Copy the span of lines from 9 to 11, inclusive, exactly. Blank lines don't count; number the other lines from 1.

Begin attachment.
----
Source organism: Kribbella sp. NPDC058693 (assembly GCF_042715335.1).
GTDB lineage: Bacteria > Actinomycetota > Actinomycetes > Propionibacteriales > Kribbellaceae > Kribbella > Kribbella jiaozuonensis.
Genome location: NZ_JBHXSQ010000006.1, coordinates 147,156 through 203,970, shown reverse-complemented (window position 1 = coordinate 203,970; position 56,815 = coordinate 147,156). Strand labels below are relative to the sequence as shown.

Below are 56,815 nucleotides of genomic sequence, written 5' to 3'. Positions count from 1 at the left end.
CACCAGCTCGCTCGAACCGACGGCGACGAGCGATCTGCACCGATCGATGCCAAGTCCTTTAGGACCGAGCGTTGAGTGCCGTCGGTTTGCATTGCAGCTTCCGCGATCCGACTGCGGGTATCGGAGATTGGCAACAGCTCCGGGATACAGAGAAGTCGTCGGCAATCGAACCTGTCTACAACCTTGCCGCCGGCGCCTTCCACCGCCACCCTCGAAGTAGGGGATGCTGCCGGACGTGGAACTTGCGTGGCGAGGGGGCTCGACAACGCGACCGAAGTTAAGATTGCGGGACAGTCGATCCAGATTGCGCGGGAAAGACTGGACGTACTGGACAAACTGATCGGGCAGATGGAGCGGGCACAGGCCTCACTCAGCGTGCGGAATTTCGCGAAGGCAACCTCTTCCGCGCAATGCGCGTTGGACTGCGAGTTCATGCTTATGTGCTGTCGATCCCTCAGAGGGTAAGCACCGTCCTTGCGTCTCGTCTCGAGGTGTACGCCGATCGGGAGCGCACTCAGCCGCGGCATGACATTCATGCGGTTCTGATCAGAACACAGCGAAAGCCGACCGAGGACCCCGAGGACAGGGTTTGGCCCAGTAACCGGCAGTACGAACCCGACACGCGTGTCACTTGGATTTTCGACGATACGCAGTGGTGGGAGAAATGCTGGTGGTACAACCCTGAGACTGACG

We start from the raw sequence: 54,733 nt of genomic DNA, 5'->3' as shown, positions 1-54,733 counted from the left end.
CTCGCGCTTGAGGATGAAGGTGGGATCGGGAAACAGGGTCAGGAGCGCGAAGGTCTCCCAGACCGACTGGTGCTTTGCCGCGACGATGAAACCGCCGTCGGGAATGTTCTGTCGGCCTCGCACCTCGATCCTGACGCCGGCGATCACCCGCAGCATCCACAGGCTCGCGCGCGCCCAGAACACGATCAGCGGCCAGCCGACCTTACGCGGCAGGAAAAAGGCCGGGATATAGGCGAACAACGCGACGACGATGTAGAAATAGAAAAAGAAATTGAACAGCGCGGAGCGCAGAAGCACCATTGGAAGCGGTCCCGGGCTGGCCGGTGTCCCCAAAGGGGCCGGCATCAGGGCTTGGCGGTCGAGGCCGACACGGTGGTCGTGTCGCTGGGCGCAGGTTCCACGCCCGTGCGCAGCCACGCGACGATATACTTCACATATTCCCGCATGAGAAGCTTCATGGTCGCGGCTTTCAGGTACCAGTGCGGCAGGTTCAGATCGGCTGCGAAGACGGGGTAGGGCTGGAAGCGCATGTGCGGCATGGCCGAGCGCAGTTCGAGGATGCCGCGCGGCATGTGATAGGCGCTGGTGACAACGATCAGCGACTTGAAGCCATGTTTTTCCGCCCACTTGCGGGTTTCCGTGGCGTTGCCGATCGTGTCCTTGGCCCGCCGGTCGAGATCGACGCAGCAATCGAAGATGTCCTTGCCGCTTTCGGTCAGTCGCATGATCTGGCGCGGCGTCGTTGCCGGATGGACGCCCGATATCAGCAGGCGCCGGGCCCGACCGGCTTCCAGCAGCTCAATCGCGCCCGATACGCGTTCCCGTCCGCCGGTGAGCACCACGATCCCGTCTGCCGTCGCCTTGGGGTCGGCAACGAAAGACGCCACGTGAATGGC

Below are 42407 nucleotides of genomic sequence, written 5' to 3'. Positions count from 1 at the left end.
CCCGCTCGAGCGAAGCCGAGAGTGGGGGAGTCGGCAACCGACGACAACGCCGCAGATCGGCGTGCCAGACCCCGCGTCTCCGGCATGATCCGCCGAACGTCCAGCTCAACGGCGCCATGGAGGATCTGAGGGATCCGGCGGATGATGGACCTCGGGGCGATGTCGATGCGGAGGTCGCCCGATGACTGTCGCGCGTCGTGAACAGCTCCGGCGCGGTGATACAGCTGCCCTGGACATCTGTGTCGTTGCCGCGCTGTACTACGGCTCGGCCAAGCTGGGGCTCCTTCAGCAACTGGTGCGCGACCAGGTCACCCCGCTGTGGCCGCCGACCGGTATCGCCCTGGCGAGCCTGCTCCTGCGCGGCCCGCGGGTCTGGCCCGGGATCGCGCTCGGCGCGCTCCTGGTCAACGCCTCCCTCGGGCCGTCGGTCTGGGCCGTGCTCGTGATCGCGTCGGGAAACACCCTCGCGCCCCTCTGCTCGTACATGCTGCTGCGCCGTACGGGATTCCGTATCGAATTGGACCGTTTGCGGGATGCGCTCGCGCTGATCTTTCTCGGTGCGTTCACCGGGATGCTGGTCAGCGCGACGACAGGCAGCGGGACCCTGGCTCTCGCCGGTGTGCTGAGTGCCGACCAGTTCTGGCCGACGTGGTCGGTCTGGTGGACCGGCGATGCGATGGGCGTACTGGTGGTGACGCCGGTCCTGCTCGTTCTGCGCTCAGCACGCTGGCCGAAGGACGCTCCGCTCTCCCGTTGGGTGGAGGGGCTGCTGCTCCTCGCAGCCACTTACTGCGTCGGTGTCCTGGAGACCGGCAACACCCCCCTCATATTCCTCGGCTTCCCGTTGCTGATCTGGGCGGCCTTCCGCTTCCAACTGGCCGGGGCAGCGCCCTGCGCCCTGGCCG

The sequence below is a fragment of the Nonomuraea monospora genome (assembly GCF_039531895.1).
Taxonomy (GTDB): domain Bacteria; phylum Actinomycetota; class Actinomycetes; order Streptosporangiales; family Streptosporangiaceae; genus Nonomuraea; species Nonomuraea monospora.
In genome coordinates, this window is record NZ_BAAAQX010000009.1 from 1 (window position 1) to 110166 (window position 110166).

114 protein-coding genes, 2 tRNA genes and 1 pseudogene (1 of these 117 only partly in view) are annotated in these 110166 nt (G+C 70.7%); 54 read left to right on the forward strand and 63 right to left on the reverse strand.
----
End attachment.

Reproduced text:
CCCGCTCGAGCGAAGCCGAGAGTGGGGGAGTCGGCAACCGACGACAACGCCGCAGATCGGCGTGCCAGACCCCGCGTCTCCGGCATGATCCGCCGAACGTCCAGCTCAACGGCGCCATGGAGGATCTGAGGGATCCGGCGGATGATGGACCTCGGGGCGATGTCGATGCGGAGGTCGCCCGATGACTGTCGCGCGTCGTGAACAGCTCCGGCGCGGTGATACAGCTGCCCTGGACATCTGTGTCGTTGCCGCGCTGTACTACGGCTCGGCCAAGCTGGGGCTCCTTCAGCAACTGGTGCGCGACCAGGTCACCCCGCTGTGGCCGCCGACCGGTATCGCCCTGGCGAGCCTGCTCCTGCGCGGCCCGCGGGTCTGGCCCGGGATCGCGCTCGGCGCGCTCCTGGTCAACGCCTCCCTCGGGCCGTCGGTCTGGGCCGTGCTCGTGATCGCGTCGGGAAACACCCTCGCGCCCCTCTGCTCGTACATGCTGCTGCGCCGTACGGGATTCCGTATCGAATTGGACCGTTTGCGGGATGCGCTCGCGCTGATCTTTCTCGGTGCGTTCACCGGGATGCTGGTCAGCGCGACGACAGGCAGCGGGACCCTGGCTCTCGCCGGTGTGCTGAGTGCCGACCAGTTCTGGCCGACGTGGTCGGTCTGGTGGACCGGCGATGCGATGGGCGTACTGGTGGTGACGCCGGTCCTGCTCGTTCTGCGCTCAGCACGCTGGCCGAAGGACGCTCCGCTCTCCCGTTGGGTGGAGGGGCTGCTGCTCCTCGCAGCCACTTACTGCGTCGGTGTCCTGGAGACCGGCAACACCCCCCTCATATTCCTCGGCTTCCCGTTGCTGATCTGGGCGGCCTTCCGCTTCCAACTGGCCGGGGCAGCGCCCTGCGCCCTGGCCG

The sequence below is a fragment of the Nonomuraea monospora genome (assembly GCF_039531895.1).
Taxonomy (GTDB): domain Bacteria; phylum Actinomycetota; class Actinomycetes; order Streptosporangiales; family Streptosporangiaceae; genus Nonomuraea; species Nonomuraea monospora.